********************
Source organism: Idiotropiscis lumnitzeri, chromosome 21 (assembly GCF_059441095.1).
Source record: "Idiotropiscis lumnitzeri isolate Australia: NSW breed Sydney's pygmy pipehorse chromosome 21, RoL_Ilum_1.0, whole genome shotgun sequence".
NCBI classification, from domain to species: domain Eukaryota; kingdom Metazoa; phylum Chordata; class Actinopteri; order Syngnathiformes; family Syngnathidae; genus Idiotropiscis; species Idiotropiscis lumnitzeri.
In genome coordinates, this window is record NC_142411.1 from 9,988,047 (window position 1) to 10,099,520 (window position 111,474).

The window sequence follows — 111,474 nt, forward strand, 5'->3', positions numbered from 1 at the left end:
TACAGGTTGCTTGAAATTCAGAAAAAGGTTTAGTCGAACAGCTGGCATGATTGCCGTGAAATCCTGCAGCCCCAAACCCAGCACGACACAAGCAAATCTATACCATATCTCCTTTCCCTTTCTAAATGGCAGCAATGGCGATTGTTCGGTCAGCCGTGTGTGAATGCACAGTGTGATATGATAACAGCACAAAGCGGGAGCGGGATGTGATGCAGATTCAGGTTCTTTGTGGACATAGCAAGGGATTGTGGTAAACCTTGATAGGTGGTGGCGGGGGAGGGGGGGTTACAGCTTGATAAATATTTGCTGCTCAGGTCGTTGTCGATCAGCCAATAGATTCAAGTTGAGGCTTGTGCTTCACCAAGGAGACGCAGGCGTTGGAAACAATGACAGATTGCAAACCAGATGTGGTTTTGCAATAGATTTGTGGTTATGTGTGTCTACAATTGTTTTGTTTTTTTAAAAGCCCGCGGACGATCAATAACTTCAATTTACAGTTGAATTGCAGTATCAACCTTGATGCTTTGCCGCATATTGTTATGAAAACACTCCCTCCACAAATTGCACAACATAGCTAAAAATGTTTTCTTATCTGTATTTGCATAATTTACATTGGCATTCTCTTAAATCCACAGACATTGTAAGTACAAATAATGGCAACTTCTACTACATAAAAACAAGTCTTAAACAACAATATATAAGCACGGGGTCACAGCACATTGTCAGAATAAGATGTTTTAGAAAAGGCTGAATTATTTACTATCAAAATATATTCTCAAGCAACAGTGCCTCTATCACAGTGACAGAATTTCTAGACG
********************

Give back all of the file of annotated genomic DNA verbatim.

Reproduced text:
Source organism: Idiotropiscis lumnitzeri, chromosome 21 (assembly GCF_059441095.1).
Source record: "Idiotropiscis lumnitzeri isolate Australia: NSW breed Sydney's pygmy pipehorse chromosome 21, RoL_Ilum_1.0, whole genome shotgun sequence".
NCBI classification, from domain to species: domain Eukaryota; kingdom Metazoa; phylum Chordata; class Actinopteri; order Syngnathiformes; family Syngnathidae; genus Idiotropiscis; species Idiotropiscis lumnitzeri.
In genome coordinates, this window is record NC_142411.1 from 9,988,047 (window position 1) to 10,099,520 (window position 111,474).

The window sequence follows — 111,474 nt, forward strand, 5'->3', positions numbered from 1 at the left end:
TACAGGTTGCTTGAAATTCAGAAAAAGGTTTAGTCGAACAGCTGGCATGATTGCCGTGAAATCCTGCAGCCCCAAACCCAGCACGACACAAGCAAATCTATACCATATCTCCTTTCCCTTTCTAAATGGCAGCAATGGCGATTGTTCGGTCAGCCGTGTGTGAATGCACAGTGTGATATGATAACAGCACAAAGCGGGAGCGGGATGTGATGCAGATTCAGGTTCTTTGTGGACATAGCAAGGGATTGTGGTAAACCTTGATAGGTGGTGGCGGGGGAGGGGGGGTTACAGCTTGATAAATATTTGCTGCTCAGGTCGTTGTCGATCAGCCAATAGATTCAAGTTGAGGCTTGTGCTTCACCAAGGAGACGCAGGCGTTGGAAACAATGACAGATTGCAAACCAGATGTGGTTTTGCAATAGATTTGTGGTTATGTGTGTCTACAATTGTTTTGTTTTTTTAAAAGCCCGCGGACGATCAATAACTTCAATTTACAGTTGAATTGCAGTATCAACCTTGATGCTTTGCCGCATATTGTTATGAAAACACTCCCTCCACAAATTGCACAACATAGCTAAAAATGTTTTCTTATCTGTATTTGCATAATTTACATTGGCATTCTCTTAAATCCACAGACATTGTAAGTACAAATAATGGCAACTTCTACTACATAAAAACAAGTCTTAAACAACAATATATAAGCACGGGGTCACAGCACATTGTCAGAATAAGATGTTTTAGAAAAGGCTGAATTATTTACTATCAAAATATATTCTCAAGCAACAGTGCCTCTATCACAGTGACAGAATTTCTAGACG